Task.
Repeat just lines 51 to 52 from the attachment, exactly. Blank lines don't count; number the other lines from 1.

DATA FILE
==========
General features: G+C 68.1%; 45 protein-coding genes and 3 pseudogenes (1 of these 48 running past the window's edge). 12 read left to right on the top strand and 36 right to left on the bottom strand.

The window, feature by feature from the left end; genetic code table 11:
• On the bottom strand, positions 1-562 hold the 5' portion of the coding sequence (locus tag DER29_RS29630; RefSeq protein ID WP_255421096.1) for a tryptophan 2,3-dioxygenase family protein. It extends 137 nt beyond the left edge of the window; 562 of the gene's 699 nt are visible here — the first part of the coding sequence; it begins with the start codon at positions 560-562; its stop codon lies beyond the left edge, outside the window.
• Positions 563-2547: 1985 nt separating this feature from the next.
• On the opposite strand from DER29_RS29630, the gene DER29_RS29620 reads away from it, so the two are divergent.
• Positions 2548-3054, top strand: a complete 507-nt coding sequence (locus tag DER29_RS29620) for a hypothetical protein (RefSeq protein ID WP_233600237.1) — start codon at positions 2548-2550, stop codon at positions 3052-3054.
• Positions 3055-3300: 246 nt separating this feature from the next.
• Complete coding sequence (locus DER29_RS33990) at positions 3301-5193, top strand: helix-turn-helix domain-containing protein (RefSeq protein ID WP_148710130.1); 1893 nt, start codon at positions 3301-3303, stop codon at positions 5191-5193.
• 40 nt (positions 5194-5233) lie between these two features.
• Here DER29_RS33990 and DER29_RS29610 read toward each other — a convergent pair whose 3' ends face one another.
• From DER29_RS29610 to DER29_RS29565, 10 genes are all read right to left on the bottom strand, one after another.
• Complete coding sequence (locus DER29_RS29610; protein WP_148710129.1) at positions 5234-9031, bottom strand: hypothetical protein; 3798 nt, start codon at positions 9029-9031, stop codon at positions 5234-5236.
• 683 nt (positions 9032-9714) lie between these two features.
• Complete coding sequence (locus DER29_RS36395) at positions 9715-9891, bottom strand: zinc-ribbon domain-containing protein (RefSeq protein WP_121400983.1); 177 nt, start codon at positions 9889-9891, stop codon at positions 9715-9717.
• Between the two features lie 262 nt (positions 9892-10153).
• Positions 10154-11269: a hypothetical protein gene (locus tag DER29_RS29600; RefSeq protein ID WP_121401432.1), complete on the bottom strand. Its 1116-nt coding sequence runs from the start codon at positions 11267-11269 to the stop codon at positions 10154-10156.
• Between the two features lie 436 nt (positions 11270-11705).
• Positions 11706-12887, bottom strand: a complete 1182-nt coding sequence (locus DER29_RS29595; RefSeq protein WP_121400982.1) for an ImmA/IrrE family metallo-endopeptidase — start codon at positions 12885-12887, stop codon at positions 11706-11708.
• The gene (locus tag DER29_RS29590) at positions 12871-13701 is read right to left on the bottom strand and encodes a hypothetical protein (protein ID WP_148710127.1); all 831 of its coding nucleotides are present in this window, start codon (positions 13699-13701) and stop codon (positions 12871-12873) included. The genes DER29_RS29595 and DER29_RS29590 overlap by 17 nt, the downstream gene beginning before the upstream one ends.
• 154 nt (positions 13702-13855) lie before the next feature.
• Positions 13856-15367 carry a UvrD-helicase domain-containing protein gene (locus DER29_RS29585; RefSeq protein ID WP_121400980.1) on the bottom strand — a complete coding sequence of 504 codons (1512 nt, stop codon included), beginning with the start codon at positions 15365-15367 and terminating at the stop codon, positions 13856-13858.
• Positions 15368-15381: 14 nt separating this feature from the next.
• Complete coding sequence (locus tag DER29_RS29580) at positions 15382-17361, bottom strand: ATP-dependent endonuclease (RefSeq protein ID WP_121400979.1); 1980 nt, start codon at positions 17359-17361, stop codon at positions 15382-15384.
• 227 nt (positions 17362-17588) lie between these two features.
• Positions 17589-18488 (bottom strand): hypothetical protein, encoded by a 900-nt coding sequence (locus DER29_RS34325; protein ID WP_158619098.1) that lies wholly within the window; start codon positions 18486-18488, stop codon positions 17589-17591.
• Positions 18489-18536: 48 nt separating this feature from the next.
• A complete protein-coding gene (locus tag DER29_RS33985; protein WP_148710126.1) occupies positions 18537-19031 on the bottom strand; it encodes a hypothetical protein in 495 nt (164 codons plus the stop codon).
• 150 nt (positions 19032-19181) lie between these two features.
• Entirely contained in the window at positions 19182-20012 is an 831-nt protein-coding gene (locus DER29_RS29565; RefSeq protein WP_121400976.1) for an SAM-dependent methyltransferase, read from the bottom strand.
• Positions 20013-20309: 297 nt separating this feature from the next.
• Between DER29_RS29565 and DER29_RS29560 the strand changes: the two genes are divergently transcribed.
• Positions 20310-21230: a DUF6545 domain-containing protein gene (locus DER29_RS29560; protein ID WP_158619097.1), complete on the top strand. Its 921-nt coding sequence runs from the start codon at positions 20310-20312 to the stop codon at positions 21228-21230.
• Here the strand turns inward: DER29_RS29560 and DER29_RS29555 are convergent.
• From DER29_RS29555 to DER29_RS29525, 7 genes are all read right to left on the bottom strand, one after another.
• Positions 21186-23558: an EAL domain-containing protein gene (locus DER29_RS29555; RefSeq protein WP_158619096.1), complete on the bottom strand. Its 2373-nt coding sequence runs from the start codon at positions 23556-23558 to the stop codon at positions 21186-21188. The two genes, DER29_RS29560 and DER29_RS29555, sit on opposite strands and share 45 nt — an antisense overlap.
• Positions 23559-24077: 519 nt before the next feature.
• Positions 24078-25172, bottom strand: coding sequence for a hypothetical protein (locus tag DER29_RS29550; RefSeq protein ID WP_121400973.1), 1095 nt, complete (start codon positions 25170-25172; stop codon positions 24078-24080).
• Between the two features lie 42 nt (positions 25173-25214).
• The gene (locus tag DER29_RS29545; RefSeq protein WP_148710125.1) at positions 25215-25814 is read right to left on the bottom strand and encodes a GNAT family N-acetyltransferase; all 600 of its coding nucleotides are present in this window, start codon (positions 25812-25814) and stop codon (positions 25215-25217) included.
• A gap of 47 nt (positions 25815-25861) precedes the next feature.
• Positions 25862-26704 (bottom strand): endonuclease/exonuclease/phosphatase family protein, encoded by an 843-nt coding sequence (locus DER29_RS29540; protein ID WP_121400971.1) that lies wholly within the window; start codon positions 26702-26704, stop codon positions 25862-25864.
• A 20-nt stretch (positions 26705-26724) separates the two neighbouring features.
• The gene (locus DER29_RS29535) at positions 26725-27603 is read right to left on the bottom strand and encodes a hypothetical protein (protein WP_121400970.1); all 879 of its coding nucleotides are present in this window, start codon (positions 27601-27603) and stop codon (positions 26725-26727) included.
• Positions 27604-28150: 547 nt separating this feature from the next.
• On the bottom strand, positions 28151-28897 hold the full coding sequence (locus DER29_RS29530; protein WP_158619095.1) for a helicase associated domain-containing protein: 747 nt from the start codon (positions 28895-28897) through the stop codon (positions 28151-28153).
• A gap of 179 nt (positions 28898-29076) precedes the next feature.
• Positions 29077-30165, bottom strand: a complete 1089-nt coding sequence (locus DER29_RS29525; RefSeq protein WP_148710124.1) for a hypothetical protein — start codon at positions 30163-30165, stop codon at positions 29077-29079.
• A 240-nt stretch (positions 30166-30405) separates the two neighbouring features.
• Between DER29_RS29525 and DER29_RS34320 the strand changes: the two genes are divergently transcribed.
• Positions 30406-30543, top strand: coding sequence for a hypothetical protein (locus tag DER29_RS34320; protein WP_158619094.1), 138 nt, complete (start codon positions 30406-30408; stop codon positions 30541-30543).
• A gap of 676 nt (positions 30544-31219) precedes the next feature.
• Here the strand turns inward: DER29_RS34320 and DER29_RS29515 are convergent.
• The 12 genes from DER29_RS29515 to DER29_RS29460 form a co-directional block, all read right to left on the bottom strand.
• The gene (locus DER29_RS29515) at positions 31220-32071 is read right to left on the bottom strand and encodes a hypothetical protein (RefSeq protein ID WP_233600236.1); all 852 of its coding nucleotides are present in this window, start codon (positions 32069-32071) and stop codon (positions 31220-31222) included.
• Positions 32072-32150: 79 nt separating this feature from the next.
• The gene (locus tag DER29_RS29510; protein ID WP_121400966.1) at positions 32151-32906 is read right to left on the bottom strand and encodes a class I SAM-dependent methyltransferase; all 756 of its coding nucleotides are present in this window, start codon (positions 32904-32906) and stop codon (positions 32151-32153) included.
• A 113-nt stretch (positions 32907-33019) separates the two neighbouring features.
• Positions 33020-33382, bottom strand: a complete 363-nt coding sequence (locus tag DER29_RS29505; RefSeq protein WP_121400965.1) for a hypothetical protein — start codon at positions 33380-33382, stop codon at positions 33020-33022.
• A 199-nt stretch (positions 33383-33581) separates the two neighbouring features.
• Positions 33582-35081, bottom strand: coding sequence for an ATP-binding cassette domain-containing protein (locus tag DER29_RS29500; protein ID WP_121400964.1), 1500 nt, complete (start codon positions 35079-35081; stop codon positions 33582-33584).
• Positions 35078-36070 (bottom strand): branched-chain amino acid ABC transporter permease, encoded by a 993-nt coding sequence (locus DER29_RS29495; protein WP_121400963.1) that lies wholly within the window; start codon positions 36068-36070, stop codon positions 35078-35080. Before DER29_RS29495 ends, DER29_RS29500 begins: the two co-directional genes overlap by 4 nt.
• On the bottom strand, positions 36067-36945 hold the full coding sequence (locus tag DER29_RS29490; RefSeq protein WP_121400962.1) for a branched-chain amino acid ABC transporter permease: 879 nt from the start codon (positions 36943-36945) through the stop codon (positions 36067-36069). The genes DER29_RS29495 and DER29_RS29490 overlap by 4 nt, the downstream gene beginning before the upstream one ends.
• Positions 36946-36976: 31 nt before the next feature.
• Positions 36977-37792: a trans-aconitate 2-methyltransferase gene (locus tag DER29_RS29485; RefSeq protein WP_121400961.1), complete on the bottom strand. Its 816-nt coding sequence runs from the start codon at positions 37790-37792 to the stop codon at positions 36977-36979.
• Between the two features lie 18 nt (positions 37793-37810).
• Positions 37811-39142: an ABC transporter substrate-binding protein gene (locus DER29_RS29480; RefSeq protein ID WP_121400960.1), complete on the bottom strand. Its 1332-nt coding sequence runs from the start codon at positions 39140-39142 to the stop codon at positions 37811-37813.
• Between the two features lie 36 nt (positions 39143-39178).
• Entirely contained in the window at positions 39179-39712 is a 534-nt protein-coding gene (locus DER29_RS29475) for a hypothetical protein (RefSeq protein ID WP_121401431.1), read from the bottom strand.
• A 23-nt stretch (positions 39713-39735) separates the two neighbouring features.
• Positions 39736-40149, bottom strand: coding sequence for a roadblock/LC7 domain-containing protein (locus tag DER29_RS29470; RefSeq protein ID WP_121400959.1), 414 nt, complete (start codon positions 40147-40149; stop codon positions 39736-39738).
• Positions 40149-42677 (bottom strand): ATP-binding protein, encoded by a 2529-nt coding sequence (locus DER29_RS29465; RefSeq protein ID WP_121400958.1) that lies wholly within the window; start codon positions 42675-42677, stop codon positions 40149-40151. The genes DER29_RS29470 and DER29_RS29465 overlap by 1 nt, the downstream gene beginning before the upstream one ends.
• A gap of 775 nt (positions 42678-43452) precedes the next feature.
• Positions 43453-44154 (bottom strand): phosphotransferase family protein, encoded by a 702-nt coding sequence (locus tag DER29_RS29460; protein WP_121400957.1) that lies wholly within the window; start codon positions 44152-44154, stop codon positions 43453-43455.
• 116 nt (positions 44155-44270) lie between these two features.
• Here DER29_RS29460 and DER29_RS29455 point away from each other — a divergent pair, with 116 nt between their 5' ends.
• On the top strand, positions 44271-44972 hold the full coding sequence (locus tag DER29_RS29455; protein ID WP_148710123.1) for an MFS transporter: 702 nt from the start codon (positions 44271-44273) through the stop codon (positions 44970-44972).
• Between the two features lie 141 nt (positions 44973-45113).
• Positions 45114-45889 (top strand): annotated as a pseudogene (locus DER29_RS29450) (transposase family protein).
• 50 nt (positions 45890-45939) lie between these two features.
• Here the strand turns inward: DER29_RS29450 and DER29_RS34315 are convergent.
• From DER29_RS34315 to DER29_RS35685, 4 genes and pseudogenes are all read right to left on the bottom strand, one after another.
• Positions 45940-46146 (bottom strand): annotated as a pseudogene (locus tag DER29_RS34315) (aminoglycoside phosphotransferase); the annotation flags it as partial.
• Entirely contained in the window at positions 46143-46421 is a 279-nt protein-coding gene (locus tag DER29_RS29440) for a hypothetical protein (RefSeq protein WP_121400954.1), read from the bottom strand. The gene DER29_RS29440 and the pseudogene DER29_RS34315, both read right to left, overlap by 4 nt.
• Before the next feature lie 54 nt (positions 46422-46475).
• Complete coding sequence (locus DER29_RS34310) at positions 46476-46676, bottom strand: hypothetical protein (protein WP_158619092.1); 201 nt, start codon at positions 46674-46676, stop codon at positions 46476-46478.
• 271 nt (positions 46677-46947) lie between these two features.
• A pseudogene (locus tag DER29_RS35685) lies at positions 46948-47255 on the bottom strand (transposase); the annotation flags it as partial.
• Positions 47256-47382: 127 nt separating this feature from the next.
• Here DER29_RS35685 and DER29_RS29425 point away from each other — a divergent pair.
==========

• A gap of 676 nt (positions 30544-31219) precedes the next feature.
• Here the strand turns inward: DER29_RS34320 and DER29_RS29515 are convergent.